A July 9 letter addressed to administrators of Johns Hopkins University is demanding new action be taken some eight months after a Johns Hopkins teaching assistant created a social media post viewed as antisemitic.
In November 2020, a teaching assistant, under the Twitter account “immalreesh,” tweeted, “ethical dilemma: if you have to grade a zionist students exam, do you still give them all their points even though they support your ethnic cleansing? like idk.” The tweet included a poll that included two choices: “yes rasha. be a good ta,” or “free palestine! fail them.”
The “immalreesh” Twitter account no longer appears to be listed.
Afterward, the Baltimore Zionist District and Stop Antisemitism identified the TA as Rasha Anayah. A LinkedIn profile bearing Anayah’s name lists her as a Ph.D. candidate at Johns Hopkins and a graduate of University of California, Berkeley, with much of her listed coursework focusing on chemistry, biology and mathematics.
The July letter, composed jointly by the Louis D. Brandeis Center for Human Rights Under Law and StandWithUs, was directed both to Sunil Kumar, provost and senior vice president for academic affairs, and Shanon Shumpert, vice provost for institutional equity. The July letter was in response, it said, to letters sent in February and May by Kumar, on behalf of the university leadership, to the Brandeis Center and StandWithUs regarding the issue.
The Brandeis Center and StandWithUs, the July letter read, appreciated the decision to include antisemitism in the University’s anti-racism training. The groups also understood that certain privacy laws limit the university’s ability to share information regarding its investigation of the conduct of the teaching assistant.
“We are nevertheless concerned that the University’s understanding of privacy laws may limit its efforts to end the harassment and hostile environment generated by the TA’s conduct,” the July letter read.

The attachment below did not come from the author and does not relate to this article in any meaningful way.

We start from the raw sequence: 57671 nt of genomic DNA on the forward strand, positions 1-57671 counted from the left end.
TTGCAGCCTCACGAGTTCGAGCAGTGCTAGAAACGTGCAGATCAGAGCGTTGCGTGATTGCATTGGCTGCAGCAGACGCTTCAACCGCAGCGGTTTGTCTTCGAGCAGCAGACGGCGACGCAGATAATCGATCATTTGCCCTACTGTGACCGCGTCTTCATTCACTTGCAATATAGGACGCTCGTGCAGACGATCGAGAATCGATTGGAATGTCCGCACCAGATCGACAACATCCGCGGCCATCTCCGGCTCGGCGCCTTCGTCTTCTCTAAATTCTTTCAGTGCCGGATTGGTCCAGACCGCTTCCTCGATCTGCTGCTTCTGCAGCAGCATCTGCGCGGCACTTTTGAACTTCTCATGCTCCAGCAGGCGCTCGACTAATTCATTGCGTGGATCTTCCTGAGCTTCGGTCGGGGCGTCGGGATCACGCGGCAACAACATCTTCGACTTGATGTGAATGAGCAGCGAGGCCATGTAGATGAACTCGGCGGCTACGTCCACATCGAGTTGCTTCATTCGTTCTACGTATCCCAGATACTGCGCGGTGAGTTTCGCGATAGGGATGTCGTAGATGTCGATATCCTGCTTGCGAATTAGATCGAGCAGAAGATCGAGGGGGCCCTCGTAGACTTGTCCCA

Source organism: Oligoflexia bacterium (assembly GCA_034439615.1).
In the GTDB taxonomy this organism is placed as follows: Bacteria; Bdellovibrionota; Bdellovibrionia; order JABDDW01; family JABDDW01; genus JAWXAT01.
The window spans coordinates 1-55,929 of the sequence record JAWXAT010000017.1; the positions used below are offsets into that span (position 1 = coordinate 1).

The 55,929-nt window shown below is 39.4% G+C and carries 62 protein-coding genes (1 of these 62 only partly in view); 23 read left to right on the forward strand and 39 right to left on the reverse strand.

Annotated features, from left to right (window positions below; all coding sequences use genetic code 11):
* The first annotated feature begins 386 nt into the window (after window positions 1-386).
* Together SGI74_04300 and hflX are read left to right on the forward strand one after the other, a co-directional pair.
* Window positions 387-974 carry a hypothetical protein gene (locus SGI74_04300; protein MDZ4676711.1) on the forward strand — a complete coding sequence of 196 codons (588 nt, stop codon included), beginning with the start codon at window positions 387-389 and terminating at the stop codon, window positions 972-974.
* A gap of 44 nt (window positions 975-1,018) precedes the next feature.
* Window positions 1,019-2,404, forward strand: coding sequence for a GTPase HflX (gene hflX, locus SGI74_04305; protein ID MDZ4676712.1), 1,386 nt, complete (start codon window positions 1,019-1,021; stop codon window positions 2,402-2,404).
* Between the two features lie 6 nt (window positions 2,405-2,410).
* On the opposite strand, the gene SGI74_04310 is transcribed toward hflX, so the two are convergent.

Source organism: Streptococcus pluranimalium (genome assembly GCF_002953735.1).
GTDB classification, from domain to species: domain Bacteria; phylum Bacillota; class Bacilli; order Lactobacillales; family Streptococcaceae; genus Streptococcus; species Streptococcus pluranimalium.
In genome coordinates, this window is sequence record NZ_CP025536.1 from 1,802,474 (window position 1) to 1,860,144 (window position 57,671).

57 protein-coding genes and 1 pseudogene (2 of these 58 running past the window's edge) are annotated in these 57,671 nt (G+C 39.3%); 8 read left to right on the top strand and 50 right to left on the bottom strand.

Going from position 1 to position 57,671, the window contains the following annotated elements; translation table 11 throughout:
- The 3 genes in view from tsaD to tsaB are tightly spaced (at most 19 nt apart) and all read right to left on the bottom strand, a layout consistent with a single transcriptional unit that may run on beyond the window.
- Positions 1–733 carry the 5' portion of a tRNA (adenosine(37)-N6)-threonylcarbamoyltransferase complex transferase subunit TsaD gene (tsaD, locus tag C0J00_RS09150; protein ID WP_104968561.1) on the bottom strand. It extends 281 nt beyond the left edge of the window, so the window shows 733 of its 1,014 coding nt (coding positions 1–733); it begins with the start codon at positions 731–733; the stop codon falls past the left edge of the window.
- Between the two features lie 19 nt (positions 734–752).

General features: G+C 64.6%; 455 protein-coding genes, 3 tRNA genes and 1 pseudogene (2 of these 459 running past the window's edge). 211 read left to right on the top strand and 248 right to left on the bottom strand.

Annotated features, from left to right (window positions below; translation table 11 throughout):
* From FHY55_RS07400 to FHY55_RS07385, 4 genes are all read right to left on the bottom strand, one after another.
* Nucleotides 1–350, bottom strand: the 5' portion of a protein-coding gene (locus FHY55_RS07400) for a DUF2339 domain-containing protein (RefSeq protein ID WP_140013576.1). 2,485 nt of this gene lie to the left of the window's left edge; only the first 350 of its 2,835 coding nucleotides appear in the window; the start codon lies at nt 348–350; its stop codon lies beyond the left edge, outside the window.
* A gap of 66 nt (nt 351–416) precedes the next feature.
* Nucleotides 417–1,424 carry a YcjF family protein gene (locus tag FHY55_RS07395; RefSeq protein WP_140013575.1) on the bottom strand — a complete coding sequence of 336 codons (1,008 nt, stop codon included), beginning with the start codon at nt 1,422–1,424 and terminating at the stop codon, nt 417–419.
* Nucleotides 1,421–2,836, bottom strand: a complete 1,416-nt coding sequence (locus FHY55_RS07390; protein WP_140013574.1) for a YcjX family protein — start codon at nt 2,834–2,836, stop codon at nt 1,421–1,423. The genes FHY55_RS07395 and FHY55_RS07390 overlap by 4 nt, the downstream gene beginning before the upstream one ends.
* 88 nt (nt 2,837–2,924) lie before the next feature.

“While investigation is an essential first step, it is just that—a first step. Not only is the University able to do more, it must do more, as a matter of federal civil rights law and University policy,” the July letter continued.
The July letter called on Johns Hopkins to, at a minimum, make clear that the type of conduct the TA has been accused of will not be tolerated, and that it is not in keeping with the university’s values of inclusion and mutual respect.
The July letter also urged Johns Hopkins to adopt the International Holocaust Remembrance Alliance definition of antisemitism; publicize the means students can report harassment; and provide training to faculty, students and teaching assistants so they can better recognize, report and desist from behavior that vilifies or compromises the education of students based on their Jewish identity.
“No student at Johns Hopkins—whether in a science or humanities course— should have to wonder if her grades are suffering because of her religious or ethnic identity,” the July letter said.
In a statement, Johns Hopkins said that they had already denounced antisemitism on numerous occasions, and that the university takes seriously the safety of its community and ensuring students are not subjected to unequal treatment because of their religion, race or national origin.
“As we have said publicly many times, Johns Hopkins unequivocally condemns anti-Semitism in all its forms,” said Andrew Green, vice president for communications at Johns Hopkins, in an email. “In January, President Daniels communicated in the strongest terms our commitment to take all appropriate action to protect the safety and well-being of all members of our community. Provost Kumar reiterated our position in a letter to impacted students and other stakeholders in May. And our student and academic affairs teams have communicated our unwavering position on this issue in formal and informal settings.”
Green said the investigation of the incident has concluded and that The Family Educational Rights and Privacy Act of 1974 bars them from sharing anything regarding the outcome or details of the case.
Johns Hopkins has established policies and procedures for reviewing accusations of bias or academic misconduct, Green said, insisting that the university took the matter seriously while maintaining the safety of their community.
“Whenever appropriate, we take both interim and permanent measures to ensure that the academic integrity of our community is protected and that no student is subject to the threat of perceived or actual unequal treatment on the basis of their race, religion, or national origin,” Green said.
7/19/21 1:51 p.m. Update: This article was updated to include comments from Andrew Green, vice president for communications at Johns Hopkins University.